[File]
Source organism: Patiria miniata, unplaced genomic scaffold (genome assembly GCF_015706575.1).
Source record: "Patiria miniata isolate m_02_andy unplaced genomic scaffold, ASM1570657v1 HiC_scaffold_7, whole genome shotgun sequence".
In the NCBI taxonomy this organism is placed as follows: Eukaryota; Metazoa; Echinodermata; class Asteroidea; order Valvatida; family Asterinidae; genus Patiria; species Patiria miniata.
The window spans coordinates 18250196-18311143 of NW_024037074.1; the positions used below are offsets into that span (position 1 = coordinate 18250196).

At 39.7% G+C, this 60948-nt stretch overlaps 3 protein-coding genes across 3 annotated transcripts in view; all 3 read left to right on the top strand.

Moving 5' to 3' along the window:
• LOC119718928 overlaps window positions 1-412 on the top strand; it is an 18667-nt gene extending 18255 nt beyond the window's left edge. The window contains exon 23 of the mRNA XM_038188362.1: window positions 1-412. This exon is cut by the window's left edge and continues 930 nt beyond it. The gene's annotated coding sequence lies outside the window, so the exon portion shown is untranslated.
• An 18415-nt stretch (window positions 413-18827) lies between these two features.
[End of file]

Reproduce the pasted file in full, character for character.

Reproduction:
Source organism: Patiria miniata, unplaced genomic scaffold (genome assembly GCF_015706575.1).
Source record: "Patiria miniata isolate m_02_andy unplaced genomic scaffold, ASM1570657v1 HiC_scaffold_7, whole genome shotgun sequence".
In the NCBI taxonomy this organism is placed as follows: Eukaryota; Metazoa; Echinodermata; class Asteroidea; order Valvatida; family Asterinidae; genus Patiria; species Patiria miniata.
The window spans coordinates 18250196-18311143 of NW_024037074.1; the positions used below are offsets into that span (position 1 = coordinate 18250196).

At 39.7% G+C, this 60948-nt stretch overlaps 3 protein-coding genes across 3 annotated transcripts in view; all 3 read left to right on the top strand.

Moving 5' to 3' along the window:
• LOC119718928 overlaps window positions 1-412 on the top strand; it is an 18667-nt gene extending 18255 nt beyond the window's left edge. The window contains exon 23 of the mRNA XM_038188362.1: window positions 1-412. This exon is cut by the window's left edge and continues 930 nt beyond it. The gene's annotated coding sequence lies outside the window, so the exon portion shown is untranslated.
• An 18415-nt stretch (window positions 413-18827) lies between these two features.